I was surprisingly unable to find any reference to this phrase here on EL&U or the internet in general, but since we seem to be pulling at straws here I will offer another possibility:
shudder to think
I'm vaguely familiar with the term, and this was the only reference I could find:
I dread/shudder to think
something that you say when you do not want to think about
something because it is too worrying or too unpleasant (usually +
He was going so fast - I dread to think what would have
happened if my brakes hadn't worked.
Apparently "Shudder to Think" is a rock band, which may have been clogging up my search results. Anyways, I'm not certain this is appropriate usage, but it sounds reasonable to me (albeit not something I would personally care to say):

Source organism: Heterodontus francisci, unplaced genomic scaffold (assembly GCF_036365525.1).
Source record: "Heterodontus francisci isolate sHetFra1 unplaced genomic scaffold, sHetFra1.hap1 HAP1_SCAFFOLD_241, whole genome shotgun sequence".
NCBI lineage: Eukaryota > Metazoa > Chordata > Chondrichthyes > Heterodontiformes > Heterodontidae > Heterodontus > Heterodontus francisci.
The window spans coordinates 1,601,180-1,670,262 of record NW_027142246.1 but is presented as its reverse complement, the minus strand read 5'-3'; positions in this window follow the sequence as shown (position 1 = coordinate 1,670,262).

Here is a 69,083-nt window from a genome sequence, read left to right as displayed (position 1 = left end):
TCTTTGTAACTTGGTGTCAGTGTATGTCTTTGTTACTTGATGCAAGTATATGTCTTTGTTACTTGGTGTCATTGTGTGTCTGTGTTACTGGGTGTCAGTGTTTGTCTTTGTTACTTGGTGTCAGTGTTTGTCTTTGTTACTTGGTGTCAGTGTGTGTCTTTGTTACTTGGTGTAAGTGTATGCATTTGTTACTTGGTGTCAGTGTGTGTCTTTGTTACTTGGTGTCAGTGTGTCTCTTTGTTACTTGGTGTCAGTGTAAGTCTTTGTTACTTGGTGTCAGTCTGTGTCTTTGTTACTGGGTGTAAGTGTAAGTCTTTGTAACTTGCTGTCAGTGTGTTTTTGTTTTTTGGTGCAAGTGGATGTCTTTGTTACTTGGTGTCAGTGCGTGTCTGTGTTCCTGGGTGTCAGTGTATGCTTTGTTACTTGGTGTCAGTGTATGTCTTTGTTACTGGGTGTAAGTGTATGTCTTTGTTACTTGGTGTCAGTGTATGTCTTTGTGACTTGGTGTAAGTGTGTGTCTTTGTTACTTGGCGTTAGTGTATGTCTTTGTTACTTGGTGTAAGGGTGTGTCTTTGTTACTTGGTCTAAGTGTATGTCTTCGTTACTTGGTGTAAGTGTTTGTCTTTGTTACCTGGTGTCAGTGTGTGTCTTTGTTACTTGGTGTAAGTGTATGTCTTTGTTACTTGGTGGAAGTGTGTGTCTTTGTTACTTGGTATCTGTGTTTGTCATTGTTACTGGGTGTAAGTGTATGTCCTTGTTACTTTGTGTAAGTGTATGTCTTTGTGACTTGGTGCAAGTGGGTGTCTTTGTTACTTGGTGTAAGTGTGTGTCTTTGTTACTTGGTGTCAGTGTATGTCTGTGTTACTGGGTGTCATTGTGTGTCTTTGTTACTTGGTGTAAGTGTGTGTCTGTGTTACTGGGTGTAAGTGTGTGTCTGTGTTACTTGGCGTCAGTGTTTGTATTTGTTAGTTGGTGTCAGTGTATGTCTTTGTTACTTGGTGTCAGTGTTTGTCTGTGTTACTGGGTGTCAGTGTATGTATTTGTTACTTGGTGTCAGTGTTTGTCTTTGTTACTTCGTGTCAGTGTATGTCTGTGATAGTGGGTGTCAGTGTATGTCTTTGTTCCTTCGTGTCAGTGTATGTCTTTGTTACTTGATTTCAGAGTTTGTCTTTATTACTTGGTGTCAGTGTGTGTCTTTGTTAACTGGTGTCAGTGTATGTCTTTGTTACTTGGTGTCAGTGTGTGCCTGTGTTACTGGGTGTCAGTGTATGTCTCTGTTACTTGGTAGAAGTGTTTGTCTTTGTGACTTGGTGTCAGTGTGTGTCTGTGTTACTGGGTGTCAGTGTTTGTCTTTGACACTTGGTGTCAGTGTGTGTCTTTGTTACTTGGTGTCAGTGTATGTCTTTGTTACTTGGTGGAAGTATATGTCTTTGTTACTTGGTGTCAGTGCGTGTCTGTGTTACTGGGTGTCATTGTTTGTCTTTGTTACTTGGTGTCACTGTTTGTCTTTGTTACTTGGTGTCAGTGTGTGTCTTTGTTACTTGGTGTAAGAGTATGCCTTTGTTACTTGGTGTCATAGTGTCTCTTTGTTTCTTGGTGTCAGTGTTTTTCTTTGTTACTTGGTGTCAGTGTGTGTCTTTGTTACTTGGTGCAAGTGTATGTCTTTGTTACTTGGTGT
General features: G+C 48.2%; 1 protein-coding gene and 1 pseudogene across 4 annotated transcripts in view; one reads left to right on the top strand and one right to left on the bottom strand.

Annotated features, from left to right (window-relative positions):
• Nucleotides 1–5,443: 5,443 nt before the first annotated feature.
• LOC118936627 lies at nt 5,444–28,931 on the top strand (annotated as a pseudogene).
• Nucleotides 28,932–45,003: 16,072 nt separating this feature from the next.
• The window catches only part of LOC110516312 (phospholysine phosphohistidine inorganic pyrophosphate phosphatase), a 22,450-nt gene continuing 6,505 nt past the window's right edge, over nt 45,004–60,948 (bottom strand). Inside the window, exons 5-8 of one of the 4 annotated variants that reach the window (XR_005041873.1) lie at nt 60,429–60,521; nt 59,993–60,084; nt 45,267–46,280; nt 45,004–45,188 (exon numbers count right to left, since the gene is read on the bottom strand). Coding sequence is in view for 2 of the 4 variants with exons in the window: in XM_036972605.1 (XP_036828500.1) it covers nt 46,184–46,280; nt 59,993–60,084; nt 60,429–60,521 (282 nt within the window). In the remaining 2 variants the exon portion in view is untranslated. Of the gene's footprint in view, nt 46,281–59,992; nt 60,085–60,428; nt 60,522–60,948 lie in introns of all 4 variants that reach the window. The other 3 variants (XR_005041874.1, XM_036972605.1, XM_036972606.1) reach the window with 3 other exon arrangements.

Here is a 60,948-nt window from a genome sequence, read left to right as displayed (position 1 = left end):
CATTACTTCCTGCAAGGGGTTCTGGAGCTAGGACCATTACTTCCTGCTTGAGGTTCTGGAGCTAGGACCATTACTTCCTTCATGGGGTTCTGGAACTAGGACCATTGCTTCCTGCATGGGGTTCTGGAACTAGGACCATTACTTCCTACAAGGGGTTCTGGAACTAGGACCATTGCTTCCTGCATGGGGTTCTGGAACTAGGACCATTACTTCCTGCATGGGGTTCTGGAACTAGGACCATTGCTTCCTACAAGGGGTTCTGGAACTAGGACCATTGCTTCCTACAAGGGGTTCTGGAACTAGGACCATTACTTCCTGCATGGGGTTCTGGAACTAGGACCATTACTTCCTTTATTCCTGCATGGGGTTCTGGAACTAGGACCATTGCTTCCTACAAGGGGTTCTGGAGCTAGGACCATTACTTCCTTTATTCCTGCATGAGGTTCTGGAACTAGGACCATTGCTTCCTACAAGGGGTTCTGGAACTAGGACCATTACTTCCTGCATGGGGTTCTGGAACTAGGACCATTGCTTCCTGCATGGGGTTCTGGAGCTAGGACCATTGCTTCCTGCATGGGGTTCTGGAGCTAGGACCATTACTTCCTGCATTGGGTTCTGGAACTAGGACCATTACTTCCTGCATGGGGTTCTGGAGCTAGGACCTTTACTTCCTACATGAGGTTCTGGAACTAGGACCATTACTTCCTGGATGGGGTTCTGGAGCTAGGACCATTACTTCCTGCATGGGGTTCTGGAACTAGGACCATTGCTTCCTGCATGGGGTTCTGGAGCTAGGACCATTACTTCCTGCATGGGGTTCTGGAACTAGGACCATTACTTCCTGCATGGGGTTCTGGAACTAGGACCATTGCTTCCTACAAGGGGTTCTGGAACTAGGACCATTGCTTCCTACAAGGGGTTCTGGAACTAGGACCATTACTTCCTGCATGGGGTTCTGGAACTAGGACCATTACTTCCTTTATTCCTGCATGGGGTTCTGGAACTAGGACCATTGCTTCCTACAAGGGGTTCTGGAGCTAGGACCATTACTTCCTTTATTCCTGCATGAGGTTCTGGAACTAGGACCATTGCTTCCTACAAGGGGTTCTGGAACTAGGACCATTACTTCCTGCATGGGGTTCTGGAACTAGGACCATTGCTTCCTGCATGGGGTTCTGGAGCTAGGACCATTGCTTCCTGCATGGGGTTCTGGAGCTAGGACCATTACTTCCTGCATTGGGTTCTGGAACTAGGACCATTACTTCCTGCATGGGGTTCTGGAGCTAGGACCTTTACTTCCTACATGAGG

You could do X if, shudder to think, Y doesn't happen.
In cases where you would use "God forbid" at the beginning of a sentence:
He can't drive. God forbid he gets behind the wheel.
...It doesn't work as well, but it still can:
He can't drive. I shudder/dread to think what would happen if he gets behind the wheel.
Quite a mouthful compared to "God forbid", but it seems this phrase is usually sandwiched between by "I/we" and "what would/could/would have happen(ed) if".
Once again, I'm not certain if the first example is proper usage or not, but if so - it seems to be a decent replacement.